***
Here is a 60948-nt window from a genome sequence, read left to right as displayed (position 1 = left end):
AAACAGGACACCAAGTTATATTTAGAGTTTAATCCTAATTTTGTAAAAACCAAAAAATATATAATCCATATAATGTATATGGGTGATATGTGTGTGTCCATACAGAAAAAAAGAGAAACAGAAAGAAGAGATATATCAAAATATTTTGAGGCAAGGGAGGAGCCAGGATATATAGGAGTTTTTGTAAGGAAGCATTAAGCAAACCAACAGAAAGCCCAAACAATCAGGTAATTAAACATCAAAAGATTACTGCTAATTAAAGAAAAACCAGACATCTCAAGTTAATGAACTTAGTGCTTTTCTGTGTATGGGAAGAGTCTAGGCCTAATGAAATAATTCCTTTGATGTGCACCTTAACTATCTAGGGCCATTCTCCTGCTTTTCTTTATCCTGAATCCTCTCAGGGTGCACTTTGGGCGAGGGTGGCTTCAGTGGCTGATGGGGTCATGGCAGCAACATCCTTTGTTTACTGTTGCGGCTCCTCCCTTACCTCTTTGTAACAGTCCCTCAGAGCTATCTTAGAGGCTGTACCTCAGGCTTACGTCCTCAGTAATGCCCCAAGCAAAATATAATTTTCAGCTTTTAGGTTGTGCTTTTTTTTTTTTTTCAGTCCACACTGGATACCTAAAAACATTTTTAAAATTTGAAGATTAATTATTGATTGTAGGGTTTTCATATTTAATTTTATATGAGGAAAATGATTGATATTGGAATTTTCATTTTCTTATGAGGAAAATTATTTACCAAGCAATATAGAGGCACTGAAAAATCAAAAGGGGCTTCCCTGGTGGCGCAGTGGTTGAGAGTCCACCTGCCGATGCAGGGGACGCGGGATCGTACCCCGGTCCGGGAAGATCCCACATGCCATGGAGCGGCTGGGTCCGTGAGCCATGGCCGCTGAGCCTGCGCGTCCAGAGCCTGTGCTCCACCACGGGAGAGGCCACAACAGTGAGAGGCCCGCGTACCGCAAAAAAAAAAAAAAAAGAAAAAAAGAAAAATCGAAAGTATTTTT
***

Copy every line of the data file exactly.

Here is a 60948-nt window from a genome sequence, read left to right as displayed (position 1 = left end):
AAACAGGACACCAAGTTATATTTAGAGTTTAATCCTAATTTTGTAAAAACCAAAAAATATATAATCCATATAATGTATATGGGTGATATGTGTGTGTCCATACAGAAAAAAAGAGAAACAGAAAGAAGAGATATATCAAAATATTTTGAGGCAAGGGAGGAGCCAGGATATATAGGAGTTTTTGTAAGGAAGCATTAAGCAAACCAACAGAAAGCCCAAACAATCAGGTAATTAAACATCAAAAGATTACTGCTAATTAAAGAAAAACCAGACATCTCAAGTTAATGAACTTAGTGCTTTTCTGTGTATGGGAAGAGTCTAGGCCTAATGAAATAATTCCTTTGATGTGCACCTTAACTATCTAGGGCCATTCTCCTGCTTTTCTTTATCCTGAATCCTCTCAGGGTGCACTTTGGGCGAGGGTGGCTTCAGTGGCTGATGGGGTCATGGCAGCAACATCCTTTGTTTACTGTTGCGGCTCCTCCCTTACCTCTTTGTAACAGTCCCTCAGAGCTATCTTAGAGGCTGTACCTCAGGCTTACGTCCTCAGTAATGCCCCAAGCAAAATATAATTTTCAGCTTTTAGGTTGTGCTTTTTTTTTTTTTTCAGTCCACACTGGATACCTAAAAACATTTTTAAAATTTGAAGATTAATTATTGATTGTAGGGTTTTCATATTTAATTTTATATGAGGAAAATGATTGATATTGGAATTTTCATTTTCTTATGAGGAAAATTATTTACCAAGCAATATAGAGGCACTGAAAAATCAAAAGGGGCTTCCCTGGTGGCGCAGTGGTTGAGAGTCCACCTGCCGATGCAGGGGACGCGGGATCGTACCCCGGTCCGGGAAGATCCCACATGCCATGGAGCGGCTGGGTCCGTGAGCCATGGCCGCTGAGCCTGCGCGTCCAGAGCCTGTGCTCCACCACGGGAGAGGCCACAACAGTGAGAGGCCCGCGTACCGCAAAAAAAAAAAAAAAAGAAAAAAAGAAAAATCGAAAGTATTTTT